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Piles of household waste awaiting incineration
Posted: 24th Sep 2019

Household waste is a growing problem not just here, but right across the world too. About 45% of our household waste is recycled, with the remainder either shipped abroad, sent to landfill or processed at a specialist disposal facility here in the UK. Since 2013 no waste has gone into a landfill anywhere in Suffolk thanks to the energy-from-waste incinerator at Great Blakenham, just outside Ipswich. The facility processes all of Suffolk’s non-recyclable waste and also takes around 20% of Norfolk’s as well.

A small group of employees were fortunate enough to be offered a tour of the facility to see how they operate and understand the role they play in managing household waste across the county.

The building itself has achieved an outstanding BREEAM rating, a grade achieved by only 2% of buildings assessed in this way. The large reflective panels and translucent plastic windows let plenty of natural light into the facility which also reduces the need to use electric lighting during the day.

Our tour began with an introduction from Oliver, our guide, who gave us a brief overview of the waste landscape in the UK and then on the facility itself. The incinerator produces 20MW of power which is sent directly to the national grid and is enough to power about 30,000 homes.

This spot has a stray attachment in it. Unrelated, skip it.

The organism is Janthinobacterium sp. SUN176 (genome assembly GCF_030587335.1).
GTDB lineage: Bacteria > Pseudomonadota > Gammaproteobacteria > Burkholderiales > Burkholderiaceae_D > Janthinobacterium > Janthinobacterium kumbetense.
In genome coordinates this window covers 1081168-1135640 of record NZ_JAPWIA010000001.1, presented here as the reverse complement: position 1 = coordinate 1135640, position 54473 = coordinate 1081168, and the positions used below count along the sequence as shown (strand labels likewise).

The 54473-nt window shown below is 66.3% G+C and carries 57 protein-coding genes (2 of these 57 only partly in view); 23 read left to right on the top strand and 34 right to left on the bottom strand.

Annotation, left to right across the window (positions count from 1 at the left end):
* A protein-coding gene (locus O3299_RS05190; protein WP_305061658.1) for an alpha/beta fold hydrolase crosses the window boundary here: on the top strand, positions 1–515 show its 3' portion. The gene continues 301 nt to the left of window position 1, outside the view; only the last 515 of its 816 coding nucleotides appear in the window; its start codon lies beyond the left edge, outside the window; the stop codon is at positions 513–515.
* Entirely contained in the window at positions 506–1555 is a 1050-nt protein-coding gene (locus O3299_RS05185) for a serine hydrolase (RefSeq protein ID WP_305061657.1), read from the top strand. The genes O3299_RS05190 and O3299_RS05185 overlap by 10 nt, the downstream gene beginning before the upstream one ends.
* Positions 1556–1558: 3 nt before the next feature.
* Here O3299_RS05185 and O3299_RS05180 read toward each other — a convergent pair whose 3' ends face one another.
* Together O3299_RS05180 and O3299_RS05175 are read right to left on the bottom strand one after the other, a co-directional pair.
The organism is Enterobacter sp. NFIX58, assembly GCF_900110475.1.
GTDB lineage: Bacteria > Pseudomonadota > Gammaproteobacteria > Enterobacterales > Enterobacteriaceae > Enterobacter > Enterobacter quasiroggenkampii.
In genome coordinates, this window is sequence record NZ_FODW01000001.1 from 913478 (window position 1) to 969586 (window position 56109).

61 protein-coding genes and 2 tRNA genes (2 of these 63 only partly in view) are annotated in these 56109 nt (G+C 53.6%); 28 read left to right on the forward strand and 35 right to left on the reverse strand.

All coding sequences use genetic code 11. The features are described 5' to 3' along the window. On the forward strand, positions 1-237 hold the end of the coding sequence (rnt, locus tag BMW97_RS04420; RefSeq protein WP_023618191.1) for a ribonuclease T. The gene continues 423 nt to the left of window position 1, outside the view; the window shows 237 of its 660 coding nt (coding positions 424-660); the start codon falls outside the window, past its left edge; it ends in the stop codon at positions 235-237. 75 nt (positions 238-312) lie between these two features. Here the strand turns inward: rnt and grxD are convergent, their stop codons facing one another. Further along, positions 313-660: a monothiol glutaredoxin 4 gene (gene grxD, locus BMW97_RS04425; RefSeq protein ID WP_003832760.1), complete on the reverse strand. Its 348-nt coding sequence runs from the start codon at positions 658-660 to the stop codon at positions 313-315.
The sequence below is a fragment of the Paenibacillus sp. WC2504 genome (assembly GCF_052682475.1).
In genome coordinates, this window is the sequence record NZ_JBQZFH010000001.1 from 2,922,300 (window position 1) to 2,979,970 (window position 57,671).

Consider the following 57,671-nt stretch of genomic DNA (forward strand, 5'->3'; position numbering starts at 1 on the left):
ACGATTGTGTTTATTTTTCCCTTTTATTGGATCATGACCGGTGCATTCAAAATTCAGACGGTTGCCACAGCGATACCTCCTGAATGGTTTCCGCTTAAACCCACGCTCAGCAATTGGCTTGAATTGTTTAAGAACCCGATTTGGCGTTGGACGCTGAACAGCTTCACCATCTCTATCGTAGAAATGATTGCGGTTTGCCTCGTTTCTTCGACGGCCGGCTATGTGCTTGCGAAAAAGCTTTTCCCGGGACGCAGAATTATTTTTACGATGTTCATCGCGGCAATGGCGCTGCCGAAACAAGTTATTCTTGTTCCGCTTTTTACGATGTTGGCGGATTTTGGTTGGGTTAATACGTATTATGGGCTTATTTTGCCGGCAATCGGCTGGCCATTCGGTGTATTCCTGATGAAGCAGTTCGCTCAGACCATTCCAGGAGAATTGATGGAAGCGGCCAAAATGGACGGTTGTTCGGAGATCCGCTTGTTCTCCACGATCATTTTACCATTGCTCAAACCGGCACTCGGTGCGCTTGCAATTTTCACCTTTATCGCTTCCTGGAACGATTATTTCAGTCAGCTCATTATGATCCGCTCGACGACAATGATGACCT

We toured the facility and saw the huge manually-operated ‘grabbers’ picking up vast amounts of waste and placing it in the chute ready for incineration. We saw all manners of things from black bags to mattresses and even a bicycle being picked up and disposed of.

The waste is then incinerated and the resulting ash is used as an aggregate material for the construction industry, particularly in road-building. Larger pieces of debris and metal are sorted from the ash and stored for further processing to ensure nothing in the process is wasted. The heat from the incinerator is used to drive a giant steam turbine which in turn generates electricity.

The smoke and gases produced are then channelled through a multiple-stage cleaning process which greatly reduces the levels of dangerous gases and particulates that are released from the chimney – waste products consist mostly of steam, oxygen, nitrogen and carbon dioxide, with a trace amount of pollutants which are strictly monitored by the Environment Agency on a minute-by-minute basis. This is opposed to a traditional landfill site which produces high levels of methane and other greenhouse gases, as well as being much more damaging to the natural environment.

The tour was hugely educational and it was fascinating to see what happens to our rubbish once it gets picked up by the humble bin lorry by the side of the road. While not at this stage a viable large-scale solution to solve the burgeoning waste crisis, this innovative facility is at the very least another small step forward in the fight against climate change.

More information on the Suffolk energy-from-waste facility can be found on their website.

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